So-called digital natives can’t solve problems with technology

21 Sep 2015
Tablet use


Remember the “digital native” hype from the early 2000s? There was a lot of discussion about how there was a new generation of children growing up were born with access to technology, and that their technological prowess  would be such that traditional education would need to reform to accommodate it. Research evidence is now growing to confirm that the superior skills of digital natives are in fact not a reality.  So you can feel quite smug if you rolled your eyes every time someone mentioned “digital natives” since 2001.

A report from Change the Equation -a US non for profit group which advocates STEM education- recently reported that 58% of Americans aged between 16 and 34 have poor skills when it comes to solving problems using technology. Let’s take a look at this in more depth.

What sort of research is this?

The recently published study is a re-analysis of a previously published data set from the OECD Skills Outlook Survey in 2013. The original study contained data on literacy, numeracy and technological competency from 166000 adults in 24 OECD countries. The re-analysis focused on the 5000 US respondents between 16 and 64, and looked more closely at the relationship between technology skills and income. The researchers used a quantitative analysis method known as regression, which examines the relationship between variables. Regression does not tell us whether one variable causes another; related variables may share an underlying variable, for example.

Assessment of technology problem solving skills came from a set of computer tasks which respondents were asked to complete. At level 1 (the easiest), tasks involve the use of common software such as email programs or web browsers to plan and use information. For example a level 1 task is “Categorise a small number of messages in an e-mail application in existing folders according to a single criterion.” Level 3, the most proficient level, requires participants to “Set goals and monitor progress, plan, acquire and evaluate information and use information”. An example task involves “multiple applications, a large number of steps, a built-in impasse, and the discovery and use of ad hoc commands in a novel environment”, all in the pursuit of the exciting goal of booking a meeting room. (Yes, really).

What are the main findings?

58% of 16-34 year olds in the US cohort had poor skills in solving problems using technology.  People at the highest skill level earn more than twice as much as those in the lowest skill level, even when other personal characteristics such as education, age, race, gender, literacy and numeracy variables are controlled.  88% of those with low skills believed that their lack of technology skills would not hold them back in job seeking, promotions or pay rises, which is contrary to employers’ views.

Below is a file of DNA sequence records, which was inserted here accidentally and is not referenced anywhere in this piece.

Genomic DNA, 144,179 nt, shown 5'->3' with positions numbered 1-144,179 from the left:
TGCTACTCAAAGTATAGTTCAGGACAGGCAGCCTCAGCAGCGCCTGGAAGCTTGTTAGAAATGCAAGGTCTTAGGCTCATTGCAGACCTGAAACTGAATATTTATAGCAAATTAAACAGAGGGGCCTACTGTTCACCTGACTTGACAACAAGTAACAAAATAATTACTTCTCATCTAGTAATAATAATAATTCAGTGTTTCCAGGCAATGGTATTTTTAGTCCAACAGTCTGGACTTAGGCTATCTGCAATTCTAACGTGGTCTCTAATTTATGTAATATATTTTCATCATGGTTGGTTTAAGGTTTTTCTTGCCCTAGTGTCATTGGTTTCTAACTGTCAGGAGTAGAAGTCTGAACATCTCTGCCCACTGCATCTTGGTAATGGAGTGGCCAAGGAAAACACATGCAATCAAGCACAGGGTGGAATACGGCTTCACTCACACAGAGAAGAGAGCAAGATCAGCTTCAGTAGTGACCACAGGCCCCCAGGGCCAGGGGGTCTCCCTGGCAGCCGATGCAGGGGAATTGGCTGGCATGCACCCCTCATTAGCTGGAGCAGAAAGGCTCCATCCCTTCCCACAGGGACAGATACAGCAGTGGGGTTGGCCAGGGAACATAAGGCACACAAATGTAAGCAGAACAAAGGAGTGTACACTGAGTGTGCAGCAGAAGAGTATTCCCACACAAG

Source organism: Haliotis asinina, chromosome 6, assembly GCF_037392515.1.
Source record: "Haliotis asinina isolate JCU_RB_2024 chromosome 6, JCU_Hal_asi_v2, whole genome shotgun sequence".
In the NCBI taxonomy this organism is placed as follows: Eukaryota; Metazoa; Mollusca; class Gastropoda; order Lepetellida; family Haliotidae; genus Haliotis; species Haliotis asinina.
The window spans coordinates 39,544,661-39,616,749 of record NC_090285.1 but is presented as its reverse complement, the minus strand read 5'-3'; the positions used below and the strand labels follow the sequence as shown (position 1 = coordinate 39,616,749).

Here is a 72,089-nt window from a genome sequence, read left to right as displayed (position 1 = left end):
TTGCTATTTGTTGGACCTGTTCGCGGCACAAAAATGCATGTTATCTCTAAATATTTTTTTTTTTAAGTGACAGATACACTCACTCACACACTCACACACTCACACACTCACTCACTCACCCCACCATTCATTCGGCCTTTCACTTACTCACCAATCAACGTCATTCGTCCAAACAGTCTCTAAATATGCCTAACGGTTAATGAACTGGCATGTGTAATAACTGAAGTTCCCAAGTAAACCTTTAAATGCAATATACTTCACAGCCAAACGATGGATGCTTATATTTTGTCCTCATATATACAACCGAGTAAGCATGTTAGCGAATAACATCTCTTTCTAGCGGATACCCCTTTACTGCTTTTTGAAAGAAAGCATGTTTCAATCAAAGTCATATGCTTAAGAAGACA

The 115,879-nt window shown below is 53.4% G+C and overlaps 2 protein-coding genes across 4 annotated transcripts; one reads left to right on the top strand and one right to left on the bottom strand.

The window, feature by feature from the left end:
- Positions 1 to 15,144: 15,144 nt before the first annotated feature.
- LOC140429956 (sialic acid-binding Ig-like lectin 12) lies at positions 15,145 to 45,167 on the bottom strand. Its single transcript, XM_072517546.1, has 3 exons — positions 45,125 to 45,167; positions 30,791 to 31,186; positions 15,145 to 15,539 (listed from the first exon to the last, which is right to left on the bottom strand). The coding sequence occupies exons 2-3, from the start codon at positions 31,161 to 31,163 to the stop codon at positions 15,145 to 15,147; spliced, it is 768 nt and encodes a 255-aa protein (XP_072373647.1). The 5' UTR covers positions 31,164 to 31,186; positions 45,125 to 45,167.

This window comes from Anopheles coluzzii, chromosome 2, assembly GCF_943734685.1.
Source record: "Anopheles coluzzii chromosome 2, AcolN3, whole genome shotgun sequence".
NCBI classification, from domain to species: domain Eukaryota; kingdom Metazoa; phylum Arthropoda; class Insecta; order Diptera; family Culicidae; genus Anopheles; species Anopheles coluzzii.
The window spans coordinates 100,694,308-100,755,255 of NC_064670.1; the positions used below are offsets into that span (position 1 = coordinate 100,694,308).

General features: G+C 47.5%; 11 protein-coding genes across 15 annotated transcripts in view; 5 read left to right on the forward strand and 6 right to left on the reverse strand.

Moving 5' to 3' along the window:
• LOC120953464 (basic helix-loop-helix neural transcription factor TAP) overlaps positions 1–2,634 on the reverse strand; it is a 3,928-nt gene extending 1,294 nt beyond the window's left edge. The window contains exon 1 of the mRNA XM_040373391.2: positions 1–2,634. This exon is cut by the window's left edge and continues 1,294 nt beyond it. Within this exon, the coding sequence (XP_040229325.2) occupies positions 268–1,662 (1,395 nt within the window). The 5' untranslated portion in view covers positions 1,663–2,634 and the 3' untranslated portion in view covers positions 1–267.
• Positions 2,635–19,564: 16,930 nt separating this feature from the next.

For comparison, a quick look at the original England/Northern Ireland data for 16-24 year olds shows that 54% were assessed at level 1 or lower.  No data was available for Scotland.

So what?

The workforce in general (and even young people who are generally thought to be more proficient in technology use) have difficulty using technology to perform tasks which require an element of problem solving.  In the US, lower levels of technology skill is associated with substantially lower income.  We should be careful not to infer from this that teaching kids more technology skills will in itself increase their income as adults, but it is suggestive.  More broadly, I suppose it might mean the potential increases in productivity in the workplace which could be brought about technology are not happening in practice.

We can’t assume that young people have magically absorbed the ability to use technology in support of complex tasks just because they spend a lot of time in front of a screen. We can’t rely on the non-pedagogy of osmosis, as my colleague Rory would say.  This means classroom teaching (from pre-school to university) should focus on solving problems with technology (rather than focusing on software functionality, say, showing kids how to use the “bold” function in a word processor).

But I think we can do better than introducing kids to technology with mundane administrative tasks, as were assessed in the original study.  This is related to the computational thinking agenda which is becoming dominant in computer science education circles internationally.  Computational thinking refers to the theoretical roots of the intellectual discipline of computer science(it is not just about optimising the process of jam sandwich production although you could be forgiven for thinking so).  It doesn’t strictly speaking require a computer, but in practice is often taught with technology tools. Instead of teaching young people how to harness the power of modern computation to book a meeting room, let’s give them the intellectual and technological tools to send robots to other planets, visualise the human genome or process data to help us decipher the fundamental nature of the universe.

By Stuart Gray 



Read this for a cute poster:

Full report:


Original PIAAC report:

Critical review article about Digital Natives: